Since the last entry, the liners Pedro has worked his magic and the liners have arrived from sunny spain.
4 brand spanking new standard size Sulzer liners manufactured to the original drawings
The Liner interior showing the cross hatching and the carbon brake the end of the cross hatching marks the top of the travel for the top piston ring. At the top of the stroke the piston crown is roughly flush with the top of the liner.
The liners themselves are spun cast iron (not machined from tubing) the spun casting means that when the molten iron is poured into the mould the spinning action ensures a perfectly circular bore, and a completely even thickness across the liner walls, an uneven liner wall will crack prematurely.
The reason for the cross hatching is to give the oil somewhere to go as it comes out from the piston rings, without the cross hatching the oil would gravitate to the to combustion area, but also could lead to something called excessive scraping, where effectively the oil is scraped during the stroke completely from the piston leading to piston ring where and at worse the piston jamming in the liner, which will lead to the rod exiting stage left through the crankcase leading to massive engine failure. too much oil in the combustion area leads to excessive carbon build up, dirty oil, and poor combustion, high oil consumption, and a general inefficient engine. Inevitably when cold some oil does get burnt and this is a where the carbon brake comes in and oil that does get burnt will carbonise and start to rise up to the top of the liner, when it gets to the carbon brake the carbon then falls off and can be ejected during the exhaust phase of the 4 stroke cycle so effectively the engine keeps itself clean. A common issue with preserved engines however is quite often the engine isn't stressed enough to dislodge this carbon, eventually it builds up and floods the carbon brake leading to a dirty exhaust and excessive wear on the fuel injectors.
The distance between the carbon brake and the top of the cross hatching indicates the area of the piston stroke where the maximum power is generated and is therefore under the highest stress, and highest temperature.
6LDAs like all sulzers are NON interference engine, in that if the timing were to be incorrect (which is pretty impossible) then the valves and the pistons will never meet causing a bent valve and a very badly damaged cylinder heads. This is why on a car the cam belt is vitally important, it keeps the timing correct, it always keeps the valves and pistons away from each other. Car engines are normally interference engines.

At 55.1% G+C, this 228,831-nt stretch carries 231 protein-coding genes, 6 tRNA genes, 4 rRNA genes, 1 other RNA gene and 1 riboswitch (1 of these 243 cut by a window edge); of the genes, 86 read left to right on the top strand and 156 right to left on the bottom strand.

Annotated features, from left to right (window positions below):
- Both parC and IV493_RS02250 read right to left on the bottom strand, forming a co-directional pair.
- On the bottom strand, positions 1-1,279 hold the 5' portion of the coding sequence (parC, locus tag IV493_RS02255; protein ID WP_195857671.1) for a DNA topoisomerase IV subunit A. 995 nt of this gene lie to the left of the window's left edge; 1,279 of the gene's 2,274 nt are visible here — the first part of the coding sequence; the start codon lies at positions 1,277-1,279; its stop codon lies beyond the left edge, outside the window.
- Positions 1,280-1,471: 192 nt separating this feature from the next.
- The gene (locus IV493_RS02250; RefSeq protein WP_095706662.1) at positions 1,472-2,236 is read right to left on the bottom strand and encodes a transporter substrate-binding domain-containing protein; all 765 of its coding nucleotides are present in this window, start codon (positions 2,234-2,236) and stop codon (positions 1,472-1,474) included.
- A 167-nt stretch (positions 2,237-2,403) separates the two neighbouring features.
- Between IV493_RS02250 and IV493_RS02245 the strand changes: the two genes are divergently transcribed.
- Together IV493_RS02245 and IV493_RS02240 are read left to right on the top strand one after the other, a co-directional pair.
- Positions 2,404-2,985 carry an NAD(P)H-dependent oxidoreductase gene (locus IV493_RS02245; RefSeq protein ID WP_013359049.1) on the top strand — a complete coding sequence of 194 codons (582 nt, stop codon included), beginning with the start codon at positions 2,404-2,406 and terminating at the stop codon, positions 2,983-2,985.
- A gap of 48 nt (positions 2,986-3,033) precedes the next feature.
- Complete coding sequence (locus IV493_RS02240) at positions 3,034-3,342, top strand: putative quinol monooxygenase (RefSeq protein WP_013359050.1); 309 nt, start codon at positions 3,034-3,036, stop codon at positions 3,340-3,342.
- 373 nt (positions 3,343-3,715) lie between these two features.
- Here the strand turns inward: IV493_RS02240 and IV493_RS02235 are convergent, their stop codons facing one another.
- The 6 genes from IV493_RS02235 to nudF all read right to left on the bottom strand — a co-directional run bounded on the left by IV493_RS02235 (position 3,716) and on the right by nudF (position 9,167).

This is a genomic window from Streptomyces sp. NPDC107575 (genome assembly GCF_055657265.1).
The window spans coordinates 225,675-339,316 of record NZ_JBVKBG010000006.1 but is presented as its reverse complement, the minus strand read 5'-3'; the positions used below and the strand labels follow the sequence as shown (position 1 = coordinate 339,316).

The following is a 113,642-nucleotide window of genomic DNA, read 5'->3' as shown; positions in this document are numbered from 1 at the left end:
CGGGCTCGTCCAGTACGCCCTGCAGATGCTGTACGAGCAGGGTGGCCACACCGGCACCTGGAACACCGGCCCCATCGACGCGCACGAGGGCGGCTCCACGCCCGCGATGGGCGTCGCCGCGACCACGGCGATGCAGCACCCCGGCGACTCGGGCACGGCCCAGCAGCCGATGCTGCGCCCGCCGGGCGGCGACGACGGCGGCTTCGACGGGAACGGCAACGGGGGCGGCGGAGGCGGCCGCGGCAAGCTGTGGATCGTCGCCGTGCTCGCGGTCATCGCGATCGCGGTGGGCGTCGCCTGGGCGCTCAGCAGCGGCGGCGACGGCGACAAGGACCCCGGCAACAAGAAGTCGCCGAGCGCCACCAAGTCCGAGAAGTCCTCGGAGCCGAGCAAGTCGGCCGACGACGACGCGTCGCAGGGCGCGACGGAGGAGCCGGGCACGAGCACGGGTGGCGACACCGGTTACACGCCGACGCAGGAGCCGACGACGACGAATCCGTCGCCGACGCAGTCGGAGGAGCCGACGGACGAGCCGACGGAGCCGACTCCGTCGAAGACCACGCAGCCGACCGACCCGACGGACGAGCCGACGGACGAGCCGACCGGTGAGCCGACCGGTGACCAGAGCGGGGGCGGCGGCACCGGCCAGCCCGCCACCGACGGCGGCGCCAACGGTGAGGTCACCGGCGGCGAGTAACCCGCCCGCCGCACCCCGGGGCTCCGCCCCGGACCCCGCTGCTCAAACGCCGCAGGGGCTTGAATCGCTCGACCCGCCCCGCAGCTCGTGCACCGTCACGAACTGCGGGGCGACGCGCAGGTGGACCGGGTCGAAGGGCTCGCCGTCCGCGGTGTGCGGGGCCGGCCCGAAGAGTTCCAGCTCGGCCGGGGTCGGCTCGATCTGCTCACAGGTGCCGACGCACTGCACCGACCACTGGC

However what is vitally important is that the liners are the correct orientation, you can see at the side of the liners a cut out, and this is where the valves go when they open, conversely you can see a cut out on the piston crown which is also where the valves go.
The cylinder liners therefore have a mark which lines up with a mark on the block which ensures the liner is in the correct rotation.
The mark on the liner.
There are 3 sizes of liner
Standard - Classes 24,25,26,27
.5mm Oversize Class 33
1mm Oversize Class 45 and Class 47
As built all sulzers Baby, Juvenile and Big used the same liner, over time bore damage was observed on the higher powered engine as a result of excessive wear 45s and 47s it was commensurate with the size of the trains they were hauling, and the time they were spending at full power, 33s reflected the fact that they were running at a higher rpm due to the ETH, this meant that the liner vibrated in the bore and left an impression on the internal bore, this lead to sealing issues and damage to liners (fretting) so as a result the engines were bored to the sizes above to reset the issue.
Elsewhere the bodywork continues as we follow the step by step guide to increasing your class 26s route availability by cutting out all the filler, rot and general detritus they are carrying around.